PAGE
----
A season of mist and mellow fruitfulness

A season of mist and mellow fruitfulness

Whether you call it autumn or fall, I think John Keats had it right with his description. It is my favourite season, and I often wonder whether it’s because not only was I born in September, the beginning of autumn in the UK, but my colouring is aligned so well with autumnal colours, rich, mellow and warm. It just seems to suit me.

There is a nostalgia when I think of Autumn, each year eagerly anticipating crunchy leaves, cool sunny days, the scent of smoke lingering in the chilly air, and surrounded by the changing colours of the autumn landscape. Where I live the reality is often much damper, greyer and less ‘Hallmark movie’ than that.

Nonetheless, with a bounty of food in the wild, or the garden if you grow your own, there are so many ways to welcome a slower, gentler season and make the most of what’s around you.

The blackberries are ripening beautifully in our hedge and I can’t wait to make compotes and crumbles, and I already have a harvest of prematurely dropped hazelnuts and cobnuts, to which I will add more as the month progresses.

Now too, I start to think about how I will dress the house for autumn, and I always have more ideas than time. But embracing candlelight, and seasonal foliage are two simple ways to mark the change in the year.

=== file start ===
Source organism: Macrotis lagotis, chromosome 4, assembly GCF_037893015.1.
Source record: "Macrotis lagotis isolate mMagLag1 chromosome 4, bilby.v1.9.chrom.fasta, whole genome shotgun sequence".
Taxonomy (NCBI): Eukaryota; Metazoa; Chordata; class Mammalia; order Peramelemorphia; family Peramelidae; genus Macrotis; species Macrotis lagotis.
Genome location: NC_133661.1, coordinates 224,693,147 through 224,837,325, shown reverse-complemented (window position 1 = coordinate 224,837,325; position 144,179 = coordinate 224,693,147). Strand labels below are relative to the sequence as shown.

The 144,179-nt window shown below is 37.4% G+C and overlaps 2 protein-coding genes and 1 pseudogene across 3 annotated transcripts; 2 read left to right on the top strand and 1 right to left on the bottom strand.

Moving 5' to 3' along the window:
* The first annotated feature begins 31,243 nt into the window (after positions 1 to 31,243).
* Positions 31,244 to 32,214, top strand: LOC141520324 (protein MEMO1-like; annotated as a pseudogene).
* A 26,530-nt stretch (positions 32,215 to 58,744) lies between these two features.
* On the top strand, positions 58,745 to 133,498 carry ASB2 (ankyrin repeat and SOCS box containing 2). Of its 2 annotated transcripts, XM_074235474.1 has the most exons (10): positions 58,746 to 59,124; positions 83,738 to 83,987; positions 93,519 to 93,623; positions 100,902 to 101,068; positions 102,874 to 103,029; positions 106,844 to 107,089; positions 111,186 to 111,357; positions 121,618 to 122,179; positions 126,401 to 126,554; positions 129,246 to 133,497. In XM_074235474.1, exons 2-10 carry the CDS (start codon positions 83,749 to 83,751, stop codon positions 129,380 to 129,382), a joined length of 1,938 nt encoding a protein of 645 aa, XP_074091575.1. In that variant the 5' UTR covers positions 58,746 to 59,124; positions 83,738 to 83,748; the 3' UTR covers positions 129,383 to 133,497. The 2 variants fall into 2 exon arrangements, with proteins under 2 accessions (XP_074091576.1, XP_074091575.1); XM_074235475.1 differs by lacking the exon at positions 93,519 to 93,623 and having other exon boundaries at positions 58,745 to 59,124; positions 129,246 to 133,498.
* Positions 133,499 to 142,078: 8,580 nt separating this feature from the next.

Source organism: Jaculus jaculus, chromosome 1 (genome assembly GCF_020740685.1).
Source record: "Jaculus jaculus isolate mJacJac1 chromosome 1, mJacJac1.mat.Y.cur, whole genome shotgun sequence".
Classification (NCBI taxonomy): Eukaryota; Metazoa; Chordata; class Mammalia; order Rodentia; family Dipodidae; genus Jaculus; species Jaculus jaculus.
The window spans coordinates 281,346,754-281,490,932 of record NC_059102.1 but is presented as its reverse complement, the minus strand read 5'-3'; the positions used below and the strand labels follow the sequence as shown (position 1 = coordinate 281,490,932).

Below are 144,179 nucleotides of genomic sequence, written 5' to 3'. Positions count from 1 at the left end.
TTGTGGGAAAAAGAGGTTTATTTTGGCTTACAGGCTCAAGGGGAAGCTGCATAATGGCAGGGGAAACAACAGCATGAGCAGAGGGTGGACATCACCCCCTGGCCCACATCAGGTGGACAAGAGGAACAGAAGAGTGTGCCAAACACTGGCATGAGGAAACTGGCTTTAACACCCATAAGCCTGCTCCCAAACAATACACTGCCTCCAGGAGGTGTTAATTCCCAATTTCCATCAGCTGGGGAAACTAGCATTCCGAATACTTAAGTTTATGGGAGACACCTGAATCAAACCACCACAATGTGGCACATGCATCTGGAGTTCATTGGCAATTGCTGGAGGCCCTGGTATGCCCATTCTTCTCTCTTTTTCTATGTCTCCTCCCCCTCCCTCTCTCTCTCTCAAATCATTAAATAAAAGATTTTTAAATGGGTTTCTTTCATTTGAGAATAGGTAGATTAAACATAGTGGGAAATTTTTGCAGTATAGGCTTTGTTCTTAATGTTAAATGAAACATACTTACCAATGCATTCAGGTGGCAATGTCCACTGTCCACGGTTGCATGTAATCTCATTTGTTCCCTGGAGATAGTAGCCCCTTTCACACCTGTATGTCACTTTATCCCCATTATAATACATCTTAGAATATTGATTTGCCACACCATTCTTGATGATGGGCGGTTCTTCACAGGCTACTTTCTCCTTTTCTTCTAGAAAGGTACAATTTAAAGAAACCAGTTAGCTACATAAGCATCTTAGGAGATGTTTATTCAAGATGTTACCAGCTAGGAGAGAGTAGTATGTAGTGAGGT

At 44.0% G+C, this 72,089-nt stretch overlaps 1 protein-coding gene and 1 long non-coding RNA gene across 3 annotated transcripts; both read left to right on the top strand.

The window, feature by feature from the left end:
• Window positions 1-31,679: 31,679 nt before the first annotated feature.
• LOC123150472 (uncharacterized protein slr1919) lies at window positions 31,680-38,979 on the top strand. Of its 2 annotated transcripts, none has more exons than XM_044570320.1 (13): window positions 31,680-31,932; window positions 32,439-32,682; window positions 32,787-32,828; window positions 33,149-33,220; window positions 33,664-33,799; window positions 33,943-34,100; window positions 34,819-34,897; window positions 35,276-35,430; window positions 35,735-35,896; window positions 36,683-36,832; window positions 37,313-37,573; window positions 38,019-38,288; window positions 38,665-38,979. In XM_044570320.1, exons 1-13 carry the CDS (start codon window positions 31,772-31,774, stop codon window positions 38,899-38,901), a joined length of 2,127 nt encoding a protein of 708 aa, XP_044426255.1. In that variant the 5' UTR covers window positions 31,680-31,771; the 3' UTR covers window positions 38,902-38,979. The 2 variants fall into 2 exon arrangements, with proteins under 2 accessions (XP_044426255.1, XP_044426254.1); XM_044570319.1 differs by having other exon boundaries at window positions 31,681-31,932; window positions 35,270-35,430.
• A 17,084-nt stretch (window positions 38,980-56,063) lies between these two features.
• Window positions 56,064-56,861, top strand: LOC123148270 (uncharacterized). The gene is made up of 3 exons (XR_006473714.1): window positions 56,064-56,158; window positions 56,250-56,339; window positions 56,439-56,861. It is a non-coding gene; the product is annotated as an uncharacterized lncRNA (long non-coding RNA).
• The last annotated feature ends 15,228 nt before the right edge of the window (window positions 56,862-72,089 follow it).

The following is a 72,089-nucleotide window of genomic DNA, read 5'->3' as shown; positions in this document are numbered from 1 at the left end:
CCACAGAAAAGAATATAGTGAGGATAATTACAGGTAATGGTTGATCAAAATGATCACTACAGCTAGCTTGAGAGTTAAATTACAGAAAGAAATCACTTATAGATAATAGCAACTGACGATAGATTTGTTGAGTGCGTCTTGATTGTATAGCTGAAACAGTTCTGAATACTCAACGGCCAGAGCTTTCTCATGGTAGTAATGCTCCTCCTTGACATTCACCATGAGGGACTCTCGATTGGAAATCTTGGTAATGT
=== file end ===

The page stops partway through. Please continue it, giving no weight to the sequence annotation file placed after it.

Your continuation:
I am starting to eye up my favourite knitwear, scarfs and gloves, but it’s still much too warm for that. Rather than wishing away the year, as some people say when people look to the next season, I see it as an acceptance that the seasons will change, and we must welcome them as old friends, each with their gifts to offer, rather than mourning the passing of what has just been.

To finish, a little poem I wrote that seems apt here.

What about Winter then, they said.

Doesn’t it fill you with fear and dread?

Not at all. Just think what the Winter will bring.

At the end of the cold and the darkness,

Is Spring.